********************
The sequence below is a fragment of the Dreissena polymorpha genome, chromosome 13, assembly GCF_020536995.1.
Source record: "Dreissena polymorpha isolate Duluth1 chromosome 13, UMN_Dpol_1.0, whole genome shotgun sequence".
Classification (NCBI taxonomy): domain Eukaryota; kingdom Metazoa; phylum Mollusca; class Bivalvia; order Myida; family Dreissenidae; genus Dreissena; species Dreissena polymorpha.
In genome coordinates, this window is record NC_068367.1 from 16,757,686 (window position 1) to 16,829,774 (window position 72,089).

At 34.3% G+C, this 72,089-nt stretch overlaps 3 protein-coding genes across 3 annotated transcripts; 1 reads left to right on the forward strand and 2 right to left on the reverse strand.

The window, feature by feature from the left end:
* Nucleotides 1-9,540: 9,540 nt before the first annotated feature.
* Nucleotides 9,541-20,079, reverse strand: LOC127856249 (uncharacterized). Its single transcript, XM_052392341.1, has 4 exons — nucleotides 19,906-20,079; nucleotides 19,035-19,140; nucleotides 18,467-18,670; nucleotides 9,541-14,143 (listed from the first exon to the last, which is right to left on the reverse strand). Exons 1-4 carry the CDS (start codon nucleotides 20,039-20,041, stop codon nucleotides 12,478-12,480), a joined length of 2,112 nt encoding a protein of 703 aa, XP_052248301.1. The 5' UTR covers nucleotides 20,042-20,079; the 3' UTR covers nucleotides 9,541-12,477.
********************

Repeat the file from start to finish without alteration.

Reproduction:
The sequence below is a fragment of the Dreissena polymorpha genome, chromosome 13, assembly GCF_020536995.1.
Source record: "Dreissena polymorpha isolate Duluth1 chromosome 13, UMN_Dpol_1.0, whole genome shotgun sequence".
Classification (NCBI taxonomy): domain Eukaryota; kingdom Metazoa; phylum Mollusca; class Bivalvia; order Myida; family Dreissenidae; genus Dreissena; species Dreissena polymorpha.
In genome coordinates, this window is record NC_068367.1 from 16,757,686 (window position 1) to 16,829,774 (window position 72,089).

At 34.3% G+C, this 72,089-nt stretch overlaps 3 protein-coding genes across 3 annotated transcripts; 1 reads left to right on the forward strand and 2 right to left on the reverse strand.

The window, feature by feature from the left end:
* Nucleotides 1-9,540: 9,540 nt before the first annotated feature.
* Nucleotides 9,541-20,079, reverse strand: LOC127856249 (uncharacterized). Its single transcript, XM_052392341.1, has 4 exons — nucleotides 19,906-20,079; nucleotides 19,035-19,140; nucleotides 18,467-18,670; nucleotides 9,541-14,143 (listed from the first exon to the last, which is right to left on the reverse strand). Exons 1-4 carry the CDS (start codon nucleotides 20,039-20,041, stop codon nucleotides 12,478-12,480), a joined length of 2,112 nt encoding a protein of 703 aa, XP_052248301.1. The 5' UTR covers nucleotides 20,042-20,079; the 3' UTR covers nucleotides 9,541-12,477.